Silver Alert system a step closer to helping find missing Manitoba seniors
Manitoba program modelled after Amber Alert would help track down adults with cognitive impairments
A new system that would help police officers work with media outlets to find missing adults is one step closer to coming into effect in Manitoba.
The Missing Persons Amendment Act (Silver Alert) passed third reading Wednesday in Manitoba's legislature. It still requires royal assent before becoming law.
"I have always thought that we should have something that helps folks when they're out of their home or even out of a long-term care facility when they go missing," said Progressive Conservative MLA Len Isleifson (Brandon East), who introduced Bill 214 in March.
Before entering politics, Isleifson was the head of security for the Prairie Mountain Health region. He said his 21 years working in hospitals gave him insight into gaps in the current system when patients and other vulnerable adults go missing.
Like the Amber Alert system for missing children at risk, a Silver Alert would interrupt television and radio broadcasts with information about the missing person. Amber Alerts can also appear on websites and social media.
"It's a matter of taking that [Amber Alert] program and converting or copying the majority of it," Isleifson said.
Police forces in Manitoba would have the ultimate say on whether a Silver Alert would be issued, Isleifson said, but it's likely the alerts would only be used for people with advanced forms of cognitive impairment, such as Alzheimer's disease, dementia, autism or Asperger's syndrome — "disorders that would cause disorientation that may place somebody at risk if they happen to go wandering," Isleifson said.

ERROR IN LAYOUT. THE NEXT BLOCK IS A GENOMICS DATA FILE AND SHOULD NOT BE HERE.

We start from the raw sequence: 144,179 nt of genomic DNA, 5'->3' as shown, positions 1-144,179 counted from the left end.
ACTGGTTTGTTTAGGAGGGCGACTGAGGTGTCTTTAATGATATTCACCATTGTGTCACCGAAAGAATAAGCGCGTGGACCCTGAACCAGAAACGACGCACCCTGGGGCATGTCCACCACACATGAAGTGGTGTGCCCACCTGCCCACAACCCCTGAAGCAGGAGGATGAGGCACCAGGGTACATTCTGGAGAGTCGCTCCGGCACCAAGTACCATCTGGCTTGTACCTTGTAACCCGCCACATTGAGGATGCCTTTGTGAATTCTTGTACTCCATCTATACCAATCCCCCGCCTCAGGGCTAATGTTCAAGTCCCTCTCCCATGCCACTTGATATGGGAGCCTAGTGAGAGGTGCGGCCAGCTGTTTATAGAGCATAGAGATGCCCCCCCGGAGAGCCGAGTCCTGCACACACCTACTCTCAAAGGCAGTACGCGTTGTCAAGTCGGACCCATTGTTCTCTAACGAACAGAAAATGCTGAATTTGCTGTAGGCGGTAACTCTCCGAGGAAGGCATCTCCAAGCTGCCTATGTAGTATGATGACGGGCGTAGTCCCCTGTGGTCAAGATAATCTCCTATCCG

"They have to be considered at risk. It's not going to be someone who just went out to the store for the day."
Under the bill, a Silver Alert would include personal information about the missing person, including their name, a physical description, a photograph and information about medical conditions. Vehicle information, the location where the person was last seen and the circumstances of the disappearance would also be released.
"The information [to be released] is limited to the minimum amount necessary," the bill says.
In the U.S., Silver Alert systems exist in more than 30 states, said Isleifson, but the bill would be the first of its kind in Canada. In British Columbia, a citizen-led organization sends out information about missing seniors but there is no government program.
Over the coming decades, Manitoba, like many other jurisdictions across Canada, is likely to see an increase in the number of vulnerable adults declared missing.
As Manitoba's population ages, the number of people living with dementia is expected to double by 2038, the Alzheimer Society of Manitoba says.
with files from Erin Brohman